Are there Any Rules at Sunset?
At our present stage of evolution, there are very few rules that can be enforced in the water, other than the usual laws that apply in civilized societies (no maiming, raping or killing). Once you've paddled out, anarchy largely prevails. Yes, Sunset is known for its mellow crowds, and you will find a higher degree of fellowship and courtesy here than at most breaks. Nonetheless, if a surfer has sufficient skill and chooses to dominate others, he or she will be able to get away with all sorts of antics, including wave-hogging, shoulder-hopping, dropping in, pushing others off the wave, leash-grabbing, heckling, and basically intimidating other surfers into moving to another location.
I only mention this harsh reality so that people are aware of the potential downside, not because I would ever encourage such behavior. In my opinion, ego-based aggression completely negates the whole spirit and function of surfing, which is to experience and commune with the awe-inspiring perfection of nature (isn't it?). Don't get me wrong, I don't always behave as selflessly in the water as I might like. It is easy to feel greedy when you see a beautiful wave approaching. But sometimes you can extract as much of a thrill by offering up one of those waves to another fellow surfer and seeing the joy you've imparted as he or she slides down the face.
If you understand what I'm saying, then you are part of the surfing tribe. (If not, then I guess you are in a tribe of one.) As a member of the surfing tribe, you will want to do your best to subscribe to the unwritten rules of surfing, not only because they have been handed down from generation to generation and because they are based on safety and common sense, but because they promote a community-based fellowship among all surfers. The unwritten rules of surfing are as follows:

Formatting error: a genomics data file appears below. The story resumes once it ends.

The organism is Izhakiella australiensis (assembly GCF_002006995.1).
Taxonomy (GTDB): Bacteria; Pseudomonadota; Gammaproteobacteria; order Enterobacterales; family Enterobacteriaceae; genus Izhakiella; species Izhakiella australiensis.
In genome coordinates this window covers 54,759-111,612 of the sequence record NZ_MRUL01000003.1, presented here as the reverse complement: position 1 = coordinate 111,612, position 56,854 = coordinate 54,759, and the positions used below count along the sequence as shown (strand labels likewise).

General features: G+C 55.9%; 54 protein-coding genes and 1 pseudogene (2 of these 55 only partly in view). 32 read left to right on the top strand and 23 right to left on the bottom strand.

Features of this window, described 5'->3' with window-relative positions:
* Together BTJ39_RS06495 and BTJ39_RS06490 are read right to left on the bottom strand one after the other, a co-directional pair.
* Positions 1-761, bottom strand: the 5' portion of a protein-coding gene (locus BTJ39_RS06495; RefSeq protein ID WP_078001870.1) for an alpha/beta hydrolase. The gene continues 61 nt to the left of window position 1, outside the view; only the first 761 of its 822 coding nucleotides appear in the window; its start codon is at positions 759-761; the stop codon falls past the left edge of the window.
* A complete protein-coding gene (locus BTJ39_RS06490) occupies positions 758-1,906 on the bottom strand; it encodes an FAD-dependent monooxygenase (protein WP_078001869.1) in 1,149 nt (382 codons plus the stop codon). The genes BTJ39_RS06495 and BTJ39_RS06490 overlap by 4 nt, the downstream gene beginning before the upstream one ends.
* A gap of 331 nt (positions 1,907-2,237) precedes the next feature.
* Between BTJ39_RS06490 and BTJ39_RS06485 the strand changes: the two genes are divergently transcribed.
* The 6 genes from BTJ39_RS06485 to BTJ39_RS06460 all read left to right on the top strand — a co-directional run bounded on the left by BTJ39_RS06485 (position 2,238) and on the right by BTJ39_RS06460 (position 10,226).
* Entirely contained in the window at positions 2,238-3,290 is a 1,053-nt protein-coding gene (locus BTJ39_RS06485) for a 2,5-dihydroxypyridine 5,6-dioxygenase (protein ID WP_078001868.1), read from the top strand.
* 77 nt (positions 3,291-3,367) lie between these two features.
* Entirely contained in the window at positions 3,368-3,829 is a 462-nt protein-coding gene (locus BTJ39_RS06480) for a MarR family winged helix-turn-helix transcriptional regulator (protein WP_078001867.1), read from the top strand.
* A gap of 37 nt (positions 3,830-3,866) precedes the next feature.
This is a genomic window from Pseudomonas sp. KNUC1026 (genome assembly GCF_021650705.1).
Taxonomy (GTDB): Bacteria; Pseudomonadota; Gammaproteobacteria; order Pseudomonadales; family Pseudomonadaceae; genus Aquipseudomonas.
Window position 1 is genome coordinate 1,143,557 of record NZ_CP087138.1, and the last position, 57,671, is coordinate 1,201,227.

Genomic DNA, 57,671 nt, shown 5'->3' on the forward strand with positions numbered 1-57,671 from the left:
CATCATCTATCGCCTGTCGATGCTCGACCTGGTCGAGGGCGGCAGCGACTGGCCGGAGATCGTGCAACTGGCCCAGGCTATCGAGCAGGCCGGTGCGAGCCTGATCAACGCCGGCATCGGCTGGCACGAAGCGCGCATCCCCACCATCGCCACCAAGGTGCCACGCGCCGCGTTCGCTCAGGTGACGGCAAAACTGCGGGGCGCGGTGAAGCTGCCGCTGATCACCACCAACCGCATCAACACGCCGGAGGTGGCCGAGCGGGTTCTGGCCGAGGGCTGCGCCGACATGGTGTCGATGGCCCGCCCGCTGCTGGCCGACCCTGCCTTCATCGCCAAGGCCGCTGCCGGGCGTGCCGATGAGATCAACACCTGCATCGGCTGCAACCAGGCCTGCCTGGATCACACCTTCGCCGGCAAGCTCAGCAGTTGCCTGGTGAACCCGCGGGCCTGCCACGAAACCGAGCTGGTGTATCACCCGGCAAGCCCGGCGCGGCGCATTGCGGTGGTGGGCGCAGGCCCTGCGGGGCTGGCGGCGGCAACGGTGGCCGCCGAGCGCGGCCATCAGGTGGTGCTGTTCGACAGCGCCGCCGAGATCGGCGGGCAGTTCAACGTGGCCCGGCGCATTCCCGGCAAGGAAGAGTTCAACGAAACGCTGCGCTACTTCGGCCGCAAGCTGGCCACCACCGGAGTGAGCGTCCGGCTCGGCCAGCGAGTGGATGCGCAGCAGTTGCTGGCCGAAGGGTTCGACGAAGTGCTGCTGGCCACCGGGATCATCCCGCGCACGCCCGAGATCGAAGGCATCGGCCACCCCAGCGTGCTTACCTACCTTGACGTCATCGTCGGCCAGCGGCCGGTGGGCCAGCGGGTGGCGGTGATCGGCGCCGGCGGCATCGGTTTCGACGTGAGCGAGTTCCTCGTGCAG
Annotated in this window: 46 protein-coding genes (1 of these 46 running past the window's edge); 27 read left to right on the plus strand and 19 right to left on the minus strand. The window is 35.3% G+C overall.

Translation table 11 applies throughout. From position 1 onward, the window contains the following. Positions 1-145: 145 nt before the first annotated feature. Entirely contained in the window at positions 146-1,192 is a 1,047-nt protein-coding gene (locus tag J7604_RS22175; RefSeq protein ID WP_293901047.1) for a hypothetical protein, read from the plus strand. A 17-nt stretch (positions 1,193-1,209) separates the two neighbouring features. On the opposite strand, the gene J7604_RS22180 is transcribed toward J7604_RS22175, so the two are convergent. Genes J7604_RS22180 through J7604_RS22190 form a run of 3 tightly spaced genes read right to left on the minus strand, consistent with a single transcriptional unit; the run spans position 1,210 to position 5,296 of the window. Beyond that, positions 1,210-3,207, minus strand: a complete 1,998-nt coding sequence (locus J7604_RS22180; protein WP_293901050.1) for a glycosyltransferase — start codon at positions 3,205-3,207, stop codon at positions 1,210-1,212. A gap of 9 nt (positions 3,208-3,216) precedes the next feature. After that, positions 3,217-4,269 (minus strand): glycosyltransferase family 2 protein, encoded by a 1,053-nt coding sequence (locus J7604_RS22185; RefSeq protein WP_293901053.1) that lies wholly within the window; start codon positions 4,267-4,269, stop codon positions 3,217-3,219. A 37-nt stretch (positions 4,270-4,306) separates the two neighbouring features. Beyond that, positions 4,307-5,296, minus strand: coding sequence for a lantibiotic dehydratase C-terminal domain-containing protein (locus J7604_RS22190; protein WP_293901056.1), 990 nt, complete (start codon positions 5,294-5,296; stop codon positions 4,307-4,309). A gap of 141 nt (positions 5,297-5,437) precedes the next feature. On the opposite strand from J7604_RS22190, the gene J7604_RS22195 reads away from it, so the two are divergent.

1) The person closest to the breaking part of the wave has priority and right of way. Exception: If someone is up and riding, getting onto the wave behind that person does not give you right of way. In other words, the first person on a wave has priority and right of way.
2) The person farthest out or waiting longest has priority and right of way. Exception: If someone is consistently paddling out to the farthest spot and catching wave after wave while others wait, that is called wave-hogging and the persons' priority is revoked.
3) When conditions are fairly low-key, the first person who paddles for a wave or calls for it has priority and right of way. Do not expect this to apply in crowded conditions.
4) Do not drop in. Dropping in is taking off on a wave in front of someone who is already up and riding it. (If you are a thoroughly competent surfer, you may be able to take off on a SECTIONING wave when there is someone already on it, but only if that person is a great distance behind you, you are 100% certain that the person will not be able to make the section and you will in no way interfere with the flow of that surfer's ride. When there is any doubt, DON'T DROP IN.)
5) When caught inside, if you need to get past a wave that someone is riding, always paddle behind them on the white water side. Yes, you will probably get stuffed for the sake of someone else's ride, but it is far better to tumble around in white water then to be hit by a board. (Never assume a surfer will sacrifice his ride to avoid hitting you, as some may not care and others may not see you.) Do not paddle in front of someone unless you are ABSOLUTELY CERTAIN that you will be at least 20 feet in front of them.
6) Do not kick out, bail out, or release your board in a manner that puts other surfers at risk.
7) Give respect to gain respect.
8) Give away a sweet wave to somebody you don't even know. This will make you an automatic member of the Groundswell Society, an organization dedicated "To every surfer who gives someone else the wave when they didn't have to."
By obeying these rules, you are helping to keep Sunset an enjoyable place to surf. Thank you!